How to Plan a Basement Remodel

How to Plan a Basement Remodel

If you want to give your family a place to retreat and unwind, consider adding a basement remodel bathroom. It’s a valuable upgrade and will boost your home’s value.

Be sure to obtain proper permits before you start construction. This includes plumbing, electrical and structural work. You may also need to replace ductwork.

Getting Started

A basement can be a valuable addition to the home. Families can turn them into everything from extra living quarters to high-end entertainment spaces that are sure to boost resale value. But it’s important to know where to start when it comes to a basement remodel.

The first step in a basement remodel is cleaning out all the stuff that’s been living there for years. That means enlisting the help of family members and hauling out the junk—which may include storage bins, boxes, and even furniture.

Once the mess is gone, you’re ready to get started on the actual construction of your basement. Start with framing, then add plumbing and electrical—it’s much easier to work on these aspects of the project before you hang the drywall. Make sure to add insulation, too—it’s far less expensive to do this during construction than afterward. It’s also crucial to obtain the proper permits before beginning your project. This is a good time to review safety protocols and invest in a tool belt, masks, gloves, and construction boots.


It’s important to understand the requirements and regulations that apply to basement remodeling. You’ll likely need to meet minimum floor-to-ceiling heights and provide a means of egress. This is where a licensed, local engineer comes in handy. They can help you plan your renovation and submit a design that meets all applicable codes and standards.

Once you have a general idea of what your basement renovation will look like, it’s time to start planning. Sketching out a rough layout with pen and paper can help you identify trouble spots and give your basement remodeling contractor an idea of what you’re envisioning.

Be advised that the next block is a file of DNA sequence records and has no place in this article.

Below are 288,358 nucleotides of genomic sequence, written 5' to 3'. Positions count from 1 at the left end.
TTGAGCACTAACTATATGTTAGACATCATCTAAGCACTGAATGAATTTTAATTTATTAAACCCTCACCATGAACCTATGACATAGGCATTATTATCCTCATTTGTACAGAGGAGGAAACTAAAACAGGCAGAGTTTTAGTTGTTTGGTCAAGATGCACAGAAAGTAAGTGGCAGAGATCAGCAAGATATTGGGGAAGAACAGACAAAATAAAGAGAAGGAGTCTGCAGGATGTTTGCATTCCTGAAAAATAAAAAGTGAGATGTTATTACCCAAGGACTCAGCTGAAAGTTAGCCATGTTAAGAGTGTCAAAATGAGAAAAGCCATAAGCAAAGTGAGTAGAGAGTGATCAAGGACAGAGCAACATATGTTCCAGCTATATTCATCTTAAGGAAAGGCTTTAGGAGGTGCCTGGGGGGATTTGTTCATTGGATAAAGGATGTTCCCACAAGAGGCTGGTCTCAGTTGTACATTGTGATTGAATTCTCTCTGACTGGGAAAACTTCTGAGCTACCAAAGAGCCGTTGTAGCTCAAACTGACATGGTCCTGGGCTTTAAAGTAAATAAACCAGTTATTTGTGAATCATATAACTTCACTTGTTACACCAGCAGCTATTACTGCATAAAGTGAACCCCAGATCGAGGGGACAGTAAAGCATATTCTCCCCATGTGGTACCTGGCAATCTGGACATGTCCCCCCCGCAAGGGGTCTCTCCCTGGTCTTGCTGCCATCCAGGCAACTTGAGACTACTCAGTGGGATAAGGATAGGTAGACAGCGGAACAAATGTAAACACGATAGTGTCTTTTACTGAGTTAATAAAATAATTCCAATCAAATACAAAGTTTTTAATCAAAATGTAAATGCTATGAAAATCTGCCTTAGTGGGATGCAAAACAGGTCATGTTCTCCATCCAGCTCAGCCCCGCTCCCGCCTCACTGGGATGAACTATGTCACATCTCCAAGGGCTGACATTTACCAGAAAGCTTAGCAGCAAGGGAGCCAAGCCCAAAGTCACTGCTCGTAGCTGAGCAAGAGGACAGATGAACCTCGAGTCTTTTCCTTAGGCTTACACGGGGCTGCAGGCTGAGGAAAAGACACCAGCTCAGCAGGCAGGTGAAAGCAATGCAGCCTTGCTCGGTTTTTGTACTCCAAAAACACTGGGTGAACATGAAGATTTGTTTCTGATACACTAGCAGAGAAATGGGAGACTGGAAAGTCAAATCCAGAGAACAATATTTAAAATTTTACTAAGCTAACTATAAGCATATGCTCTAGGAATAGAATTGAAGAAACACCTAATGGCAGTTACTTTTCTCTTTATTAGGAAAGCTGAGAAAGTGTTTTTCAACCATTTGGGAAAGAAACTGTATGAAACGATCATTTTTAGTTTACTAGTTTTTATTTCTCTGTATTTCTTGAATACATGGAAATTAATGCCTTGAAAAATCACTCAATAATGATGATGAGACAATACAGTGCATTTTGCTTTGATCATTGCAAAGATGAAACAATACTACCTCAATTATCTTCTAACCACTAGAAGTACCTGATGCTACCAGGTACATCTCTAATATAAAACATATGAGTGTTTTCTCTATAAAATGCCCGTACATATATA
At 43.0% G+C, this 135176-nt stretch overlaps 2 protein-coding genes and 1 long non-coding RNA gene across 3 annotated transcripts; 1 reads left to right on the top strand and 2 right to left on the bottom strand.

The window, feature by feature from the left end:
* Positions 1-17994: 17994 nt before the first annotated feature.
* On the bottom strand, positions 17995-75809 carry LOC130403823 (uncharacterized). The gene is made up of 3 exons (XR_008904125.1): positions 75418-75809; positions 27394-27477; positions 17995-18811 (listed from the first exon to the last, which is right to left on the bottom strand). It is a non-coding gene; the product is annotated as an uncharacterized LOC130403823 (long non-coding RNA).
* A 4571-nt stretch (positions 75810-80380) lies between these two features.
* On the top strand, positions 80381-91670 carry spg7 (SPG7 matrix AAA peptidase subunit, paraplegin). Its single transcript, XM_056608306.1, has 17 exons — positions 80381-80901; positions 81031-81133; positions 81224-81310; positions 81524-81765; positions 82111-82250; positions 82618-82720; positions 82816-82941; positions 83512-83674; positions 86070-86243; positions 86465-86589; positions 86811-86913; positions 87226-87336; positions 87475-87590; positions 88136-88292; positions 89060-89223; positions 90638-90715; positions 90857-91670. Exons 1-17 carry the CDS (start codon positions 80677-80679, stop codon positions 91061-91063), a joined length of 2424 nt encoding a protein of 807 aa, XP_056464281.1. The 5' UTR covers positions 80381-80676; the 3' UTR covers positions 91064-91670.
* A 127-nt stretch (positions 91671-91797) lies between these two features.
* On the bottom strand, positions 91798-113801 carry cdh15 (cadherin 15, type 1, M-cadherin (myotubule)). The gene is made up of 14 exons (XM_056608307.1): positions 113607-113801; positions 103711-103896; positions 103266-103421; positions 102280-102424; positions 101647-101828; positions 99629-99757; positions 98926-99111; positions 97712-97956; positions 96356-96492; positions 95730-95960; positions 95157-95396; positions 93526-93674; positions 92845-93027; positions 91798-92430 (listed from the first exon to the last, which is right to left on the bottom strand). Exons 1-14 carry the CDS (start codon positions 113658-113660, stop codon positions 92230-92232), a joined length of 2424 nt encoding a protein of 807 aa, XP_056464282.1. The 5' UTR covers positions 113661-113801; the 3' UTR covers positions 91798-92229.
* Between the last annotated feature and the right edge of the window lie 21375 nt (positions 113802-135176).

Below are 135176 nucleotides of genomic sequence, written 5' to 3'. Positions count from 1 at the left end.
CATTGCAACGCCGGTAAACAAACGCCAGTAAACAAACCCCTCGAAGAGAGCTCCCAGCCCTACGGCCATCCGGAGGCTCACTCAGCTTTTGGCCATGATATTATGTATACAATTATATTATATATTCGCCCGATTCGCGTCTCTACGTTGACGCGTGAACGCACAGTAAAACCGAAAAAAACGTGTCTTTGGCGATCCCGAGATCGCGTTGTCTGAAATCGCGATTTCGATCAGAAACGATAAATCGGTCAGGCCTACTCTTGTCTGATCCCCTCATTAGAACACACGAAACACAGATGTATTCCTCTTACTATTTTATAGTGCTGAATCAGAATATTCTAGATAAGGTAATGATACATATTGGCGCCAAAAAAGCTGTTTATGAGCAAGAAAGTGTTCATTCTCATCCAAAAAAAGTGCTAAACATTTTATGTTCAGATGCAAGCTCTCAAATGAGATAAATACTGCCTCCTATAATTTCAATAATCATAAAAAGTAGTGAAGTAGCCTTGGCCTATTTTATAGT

A few upgrades can make a big difference in the usability of your basement. A home gym is a great addition that can add value to your property, while a bathroom will keep you and your guests from having to climb up to the main level to use the restroom. Adding a bathroom may require plumbing, electricity, and flooring updates.


The planning phase is where you define the scope of your project and determine how the space will be used. If you’re outfitting your basement for multiple purposes, choose materials that can handle a lot of wear and tear. That means flooring that can impress overnight guests, withstand typical tweenage horseplay and absorb the impact of your at-home gym—all while looking brand new.

Framing is the next step in a basement remodel. This involves building the frames of walls, typically with 2 by 4s. Be sure to add wall insulation and a vapor barrier before moving on to this stage.

This is a good time to address any water problems you’ve discovered in your basement, too. A thorough job now will save you money and hassle in the future.


Adding a basement bathroom or kitchen can be expensive. Waterproofing is usually the biggest expense. It involves improving drainage around the foundation, sealing the interior cinder block, and more. HomeAdvisor estimates that it costs $4,500 on average.

Framing walls is another major cost. Homeowners often want to separate the space into rooms for a home office, a gym, or a bedroom. The code requires each bedroom to have an egress window, which adds to the cost.

If your budget is tight, there are ways to save money while still improving the space. For example, painting exposed beams and ductwork can make the area feel like part of the house and keep the costs down.

Professional contractors advise homeowners to avoid DIY-ing the remodel, especially when it involves plumbing and electrical work. Doing so could void the warranty and lead to costly repairs. For example, Dollman says he’s seen homeowners tear out load-bearing walls and cause significant structural damage to their homes.


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